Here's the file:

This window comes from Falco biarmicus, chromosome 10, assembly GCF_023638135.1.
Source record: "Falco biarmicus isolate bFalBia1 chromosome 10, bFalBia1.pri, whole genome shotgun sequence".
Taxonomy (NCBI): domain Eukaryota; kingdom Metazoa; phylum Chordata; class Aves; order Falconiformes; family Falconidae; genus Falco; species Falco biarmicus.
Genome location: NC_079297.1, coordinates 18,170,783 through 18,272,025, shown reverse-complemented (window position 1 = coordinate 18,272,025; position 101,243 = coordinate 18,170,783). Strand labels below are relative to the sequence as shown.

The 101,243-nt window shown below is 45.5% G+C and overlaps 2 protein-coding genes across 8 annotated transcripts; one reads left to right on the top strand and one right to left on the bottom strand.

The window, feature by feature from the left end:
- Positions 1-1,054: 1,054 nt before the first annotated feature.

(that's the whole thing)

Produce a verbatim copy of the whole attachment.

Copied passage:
This window comes from Falco biarmicus, chromosome 10, assembly GCF_023638135.1.
Source record: "Falco biarmicus isolate bFalBia1 chromosome 10, bFalBia1.pri, whole genome shotgun sequence".
Taxonomy (NCBI): domain Eukaryota; kingdom Metazoa; phylum Chordata; class Aves; order Falconiformes; family Falconidae; genus Falco; species Falco biarmicus.
Genome location: NC_079297.1, coordinates 18,170,783 through 18,272,025, shown reverse-complemented (window position 1 = coordinate 18,272,025; position 101,243 = coordinate 18,170,783). Strand labels below are relative to the sequence as shown.

The 101,243-nt window shown below is 45.5% G+C and overlaps 2 protein-coding genes across 8 annotated transcripts; one reads left to right on the top strand and one right to left on the bottom strand.

The window, feature by feature from the left end:
- Positions 1-1,054: 1,054 nt before the first annotated feature.